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The Rise And Decline Of The Ottoman Empire

908 words - 4 pages

The Ottoman Empire was an empire known for many developments. Founded in July of 1299, the empire lasted until 1923, over six hundred years (“Ottoman Empire”). Throughout these six hundred years of history, came the developments of: one of the first known examples of a watch, used to measure time in minutes, created by Meshur Sheyh Ded in 1702; the telegraph which was personally tested by Sultan Abdulmecid in 1847; and the production of pottery, silk and rugs, jewelry, arms and armor, and the well-known mosque made of the greatest contribution from the Ottoman Empire to the world of art (“Ottoman Empire”). One of the most distintive aspects of the empire was it’s state organization, ...view middle of the document...

The downside to the magnificent ruler’s reign was the strain in govenment structure afterwards due to the weak rule of the seventeen sultans to follow. Many sultans who were weak le
The Ottoman Empire was an empire known for many developments. Founded in July of 1299, the empire lasted until 1923, over six hundred years (“Ottoman Empire”). Throughout these six hundred years of history, came the developments of: one of the first known examples of a watch, used to measure time in minutes, created by Meshur Sheyh Ded in 1702; the telegraph which was personally tested by Sultan Abdulmecid in 1847; and the production of pottery, silk and rugs, jewelry, arms and armor, and the well-known mosque made of the greatest contribution from the Ottoman Empire to the world of art (“Ottoman Empire”). One of the most distintive aspects of the empire was it’s state organization, religious traditions, and how the two affected each other from the development until the decline of the empire.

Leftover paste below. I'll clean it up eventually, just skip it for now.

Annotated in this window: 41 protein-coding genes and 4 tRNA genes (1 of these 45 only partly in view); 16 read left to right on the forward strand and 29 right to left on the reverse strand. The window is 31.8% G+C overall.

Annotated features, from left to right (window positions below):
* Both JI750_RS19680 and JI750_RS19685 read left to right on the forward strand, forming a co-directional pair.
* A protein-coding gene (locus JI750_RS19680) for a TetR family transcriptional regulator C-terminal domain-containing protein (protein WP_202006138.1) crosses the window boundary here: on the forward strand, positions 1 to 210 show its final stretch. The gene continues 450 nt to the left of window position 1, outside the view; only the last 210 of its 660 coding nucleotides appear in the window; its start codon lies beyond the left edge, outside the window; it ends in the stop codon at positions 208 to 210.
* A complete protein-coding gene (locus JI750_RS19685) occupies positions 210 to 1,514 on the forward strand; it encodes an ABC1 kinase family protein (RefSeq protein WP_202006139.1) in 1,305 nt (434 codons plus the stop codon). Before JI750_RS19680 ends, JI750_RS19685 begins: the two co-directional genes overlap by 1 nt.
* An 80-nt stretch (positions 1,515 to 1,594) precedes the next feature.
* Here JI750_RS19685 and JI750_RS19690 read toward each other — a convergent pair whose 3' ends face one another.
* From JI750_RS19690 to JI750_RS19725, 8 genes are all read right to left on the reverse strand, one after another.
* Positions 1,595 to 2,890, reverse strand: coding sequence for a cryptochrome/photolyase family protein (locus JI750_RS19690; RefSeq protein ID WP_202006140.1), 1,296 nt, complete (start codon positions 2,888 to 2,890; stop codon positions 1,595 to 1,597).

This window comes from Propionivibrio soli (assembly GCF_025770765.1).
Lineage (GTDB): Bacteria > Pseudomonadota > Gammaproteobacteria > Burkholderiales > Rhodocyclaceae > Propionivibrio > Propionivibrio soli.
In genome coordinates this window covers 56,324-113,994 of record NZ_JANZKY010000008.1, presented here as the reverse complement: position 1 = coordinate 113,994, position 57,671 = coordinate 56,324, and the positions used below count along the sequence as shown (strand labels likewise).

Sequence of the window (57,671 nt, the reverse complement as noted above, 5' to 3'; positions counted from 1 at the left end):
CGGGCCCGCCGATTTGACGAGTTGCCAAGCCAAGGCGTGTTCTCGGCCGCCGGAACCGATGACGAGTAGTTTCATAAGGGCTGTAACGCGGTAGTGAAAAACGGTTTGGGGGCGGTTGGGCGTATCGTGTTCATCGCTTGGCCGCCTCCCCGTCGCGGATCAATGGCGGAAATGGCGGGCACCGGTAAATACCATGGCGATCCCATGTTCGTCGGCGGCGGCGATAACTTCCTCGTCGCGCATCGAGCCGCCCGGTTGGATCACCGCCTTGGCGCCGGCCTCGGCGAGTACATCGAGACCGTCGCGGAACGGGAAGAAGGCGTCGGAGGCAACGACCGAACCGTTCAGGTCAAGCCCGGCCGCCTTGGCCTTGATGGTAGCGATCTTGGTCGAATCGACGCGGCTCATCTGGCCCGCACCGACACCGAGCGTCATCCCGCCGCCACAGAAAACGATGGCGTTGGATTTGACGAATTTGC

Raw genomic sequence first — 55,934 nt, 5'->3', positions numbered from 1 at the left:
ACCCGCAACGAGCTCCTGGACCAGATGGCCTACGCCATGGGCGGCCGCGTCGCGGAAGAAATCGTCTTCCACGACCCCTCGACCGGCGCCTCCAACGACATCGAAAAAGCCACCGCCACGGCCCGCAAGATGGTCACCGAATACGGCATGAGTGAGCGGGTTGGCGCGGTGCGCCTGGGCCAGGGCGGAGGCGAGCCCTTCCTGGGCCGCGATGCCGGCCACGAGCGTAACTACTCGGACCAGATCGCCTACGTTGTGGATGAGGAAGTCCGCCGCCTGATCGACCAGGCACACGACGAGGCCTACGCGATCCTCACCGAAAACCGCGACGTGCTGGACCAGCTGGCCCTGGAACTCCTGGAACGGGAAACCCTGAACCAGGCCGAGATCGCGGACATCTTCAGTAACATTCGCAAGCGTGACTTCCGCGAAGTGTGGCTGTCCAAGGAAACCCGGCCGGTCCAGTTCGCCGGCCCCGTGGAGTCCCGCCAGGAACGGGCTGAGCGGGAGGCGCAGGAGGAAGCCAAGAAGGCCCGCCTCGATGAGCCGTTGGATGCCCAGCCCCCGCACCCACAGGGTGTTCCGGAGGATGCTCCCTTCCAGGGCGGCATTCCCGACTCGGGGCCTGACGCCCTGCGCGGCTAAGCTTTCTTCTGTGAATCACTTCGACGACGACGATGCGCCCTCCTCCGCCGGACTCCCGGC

The government of the Ottoman Empire was an absolute monarchy for a majority of the empire’s time period. During the last fifty years, change in government occurred frequently, due to the decline and lack of good leadership. The state was organized into two parts; military and civil administration, where the sultan, otherwise known as the caliphate held the highest position in the state. Though the sultan had complete and absolute control over the empire, most did not exercise complete control, usually leaving the work to the grand vizier who would lead and move forward with reforms and laws as the sultan asked (“Ottoman Empire”). Many of the sultans were men lacked ability, training or experience in leading an empire (Chambers). ...

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